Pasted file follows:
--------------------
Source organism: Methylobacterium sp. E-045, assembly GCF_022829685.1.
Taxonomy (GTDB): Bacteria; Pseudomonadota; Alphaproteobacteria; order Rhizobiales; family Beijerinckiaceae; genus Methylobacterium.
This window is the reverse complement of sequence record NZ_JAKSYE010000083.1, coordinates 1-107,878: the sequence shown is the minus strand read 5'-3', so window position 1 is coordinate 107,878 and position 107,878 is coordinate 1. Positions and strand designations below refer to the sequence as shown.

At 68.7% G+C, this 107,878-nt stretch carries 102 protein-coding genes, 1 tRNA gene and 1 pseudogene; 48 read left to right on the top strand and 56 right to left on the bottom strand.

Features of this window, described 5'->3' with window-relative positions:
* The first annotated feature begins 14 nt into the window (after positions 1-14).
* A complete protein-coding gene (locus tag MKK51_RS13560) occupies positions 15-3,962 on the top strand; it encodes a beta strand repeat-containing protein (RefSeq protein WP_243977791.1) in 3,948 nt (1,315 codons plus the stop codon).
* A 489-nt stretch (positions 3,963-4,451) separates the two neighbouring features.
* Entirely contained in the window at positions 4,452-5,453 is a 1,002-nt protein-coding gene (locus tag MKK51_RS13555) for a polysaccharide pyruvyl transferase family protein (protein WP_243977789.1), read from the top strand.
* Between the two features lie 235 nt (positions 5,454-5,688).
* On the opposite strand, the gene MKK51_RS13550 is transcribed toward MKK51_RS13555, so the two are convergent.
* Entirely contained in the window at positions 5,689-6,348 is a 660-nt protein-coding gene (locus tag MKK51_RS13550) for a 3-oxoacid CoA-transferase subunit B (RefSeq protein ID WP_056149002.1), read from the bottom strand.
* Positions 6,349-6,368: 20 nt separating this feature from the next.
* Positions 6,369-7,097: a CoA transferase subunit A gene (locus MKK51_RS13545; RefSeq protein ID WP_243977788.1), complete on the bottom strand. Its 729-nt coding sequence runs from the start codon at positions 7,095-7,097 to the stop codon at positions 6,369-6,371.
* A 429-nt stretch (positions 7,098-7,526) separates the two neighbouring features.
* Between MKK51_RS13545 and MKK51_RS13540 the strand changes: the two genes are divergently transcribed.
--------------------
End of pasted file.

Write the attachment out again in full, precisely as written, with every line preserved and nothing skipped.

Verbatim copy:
Source organism: Methylobacterium sp. E-045, assembly GCF_022829685.1.
Taxonomy (GTDB): Bacteria; Pseudomonadota; Alphaproteobacteria; order Rhizobiales; family Beijerinckiaceae; genus Methylobacterium.
This window is the reverse complement of sequence record NZ_JAKSYE010000083.1, coordinates 1-107,878: the sequence shown is the minus strand read 5'-3', so window position 1 is coordinate 107,878 and position 107,878 is coordinate 1. Positions and strand designations below refer to the sequence as shown.

At 68.7% G+C, this 107,878-nt stretch carries 102 protein-coding genes, 1 tRNA gene and 1 pseudogene; 48 read left to right on the top strand and 56 right to left on the bottom strand.

Features of this window, described 5'->3' with window-relative positions:
* The first annotated feature begins 14 nt into the window (after positions 1-14).
* A complete protein-coding gene (locus tag MKK51_RS13560) occupies positions 15-3,962 on the top strand; it encodes a beta strand repeat-containing protein (RefSeq protein WP_243977791.1) in 3,948 nt (1,315 codons plus the stop codon).
* A 489-nt stretch (positions 3,963-4,451) separates the two neighbouring features.
* Entirely contained in the window at positions 4,452-5,453 is a 1,002-nt protein-coding gene (locus tag MKK51_RS13555) for a polysaccharide pyruvyl transferase family protein (protein WP_243977789.1), read from the top strand.
* Between the two features lie 235 nt (positions 5,454-5,688).
* On the opposite strand, the gene MKK51_RS13550 is transcribed toward MKK51_RS13555, so the two are convergent.
* Entirely contained in the window at positions 5,689-6,348 is a 660-nt protein-coding gene (locus tag MKK51_RS13550) for a 3-oxoacid CoA-transferase subunit B (RefSeq protein ID WP_056149002.1), read from the bottom strand.
* Positions 6,349-6,368: 20 nt separating this feature from the next.
* Positions 6,369-7,097: a CoA transferase subunit A gene (locus MKK51_RS13545; RefSeq protein ID WP_243977788.1), complete on the bottom strand. Its 729-nt coding sequence runs from the start codon at positions 7,095-7,097 to the stop codon at positions 6,369-6,371.
* A 429-nt stretch (positions 7,098-7,526) separates the two neighbouring features.
* Between MKK51_RS13545 and MKK51_RS13540 the strand changes: the two genes are divergently transcribed.